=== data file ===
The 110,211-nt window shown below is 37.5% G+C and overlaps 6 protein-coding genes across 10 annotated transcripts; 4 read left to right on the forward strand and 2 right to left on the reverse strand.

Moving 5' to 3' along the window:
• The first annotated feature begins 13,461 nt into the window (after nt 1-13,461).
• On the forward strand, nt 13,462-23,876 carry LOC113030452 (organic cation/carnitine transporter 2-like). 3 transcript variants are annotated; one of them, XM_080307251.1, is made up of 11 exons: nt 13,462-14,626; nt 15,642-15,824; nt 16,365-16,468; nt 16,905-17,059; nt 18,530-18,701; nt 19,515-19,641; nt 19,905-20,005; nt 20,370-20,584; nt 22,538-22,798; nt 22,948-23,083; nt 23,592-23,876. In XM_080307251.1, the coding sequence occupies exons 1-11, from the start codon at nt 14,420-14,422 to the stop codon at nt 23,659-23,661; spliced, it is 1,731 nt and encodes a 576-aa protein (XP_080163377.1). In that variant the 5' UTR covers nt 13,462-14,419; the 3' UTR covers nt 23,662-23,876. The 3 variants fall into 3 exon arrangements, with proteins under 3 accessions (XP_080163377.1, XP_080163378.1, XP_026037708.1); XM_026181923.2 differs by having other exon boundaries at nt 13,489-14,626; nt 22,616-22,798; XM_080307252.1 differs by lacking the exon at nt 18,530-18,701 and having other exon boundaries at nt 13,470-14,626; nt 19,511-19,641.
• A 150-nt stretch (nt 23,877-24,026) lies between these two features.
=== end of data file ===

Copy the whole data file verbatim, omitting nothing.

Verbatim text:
The 110,211-nt window shown below is 37.5% G+C and overlaps 6 protein-coding genes across 10 annotated transcripts; 4 read left to right on the forward strand and 2 right to left on the reverse strand.

Moving 5' to 3' along the window:
• The first annotated feature begins 13,461 nt into the window (after nt 1-13,461).
• On the forward strand, nt 13,462-23,876 carry LOC113030452 (organic cation/carnitine transporter 2-like). 3 transcript variants are annotated; one of them, XM_080307251.1, is made up of 11 exons: nt 13,462-14,626; nt 15,642-15,824; nt 16,365-16,468; nt 16,905-17,059; nt 18,530-18,701; nt 19,515-19,641; nt 19,905-20,005; nt 20,370-20,584; nt 22,538-22,798; nt 22,948-23,083; nt 23,592-23,876. In XM_080307251.1, the coding sequence occupies exons 1-11, from the start codon at nt 14,420-14,422 to the stop codon at nt 23,659-23,661; spliced, it is 1,731 nt and encodes a 576-aa protein (XP_080163377.1). In that variant the 5' UTR covers nt 13,462-14,419; the 3' UTR covers nt 23,662-23,876. The 3 variants fall into 3 exon arrangements, with proteins under 3 accessions (XP_080163377.1, XP_080163378.1, XP_026037708.1); XM_026181923.2 differs by having other exon boundaries at nt 13,489-14,626; nt 22,616-22,798; XM_080307252.1 differs by lacking the exon at nt 18,530-18,701 and having other exon boundaries at nt 13,470-14,626; nt 19,511-19,641.
• A 150-nt stretch (nt 23,877-24,026) lies between these two features.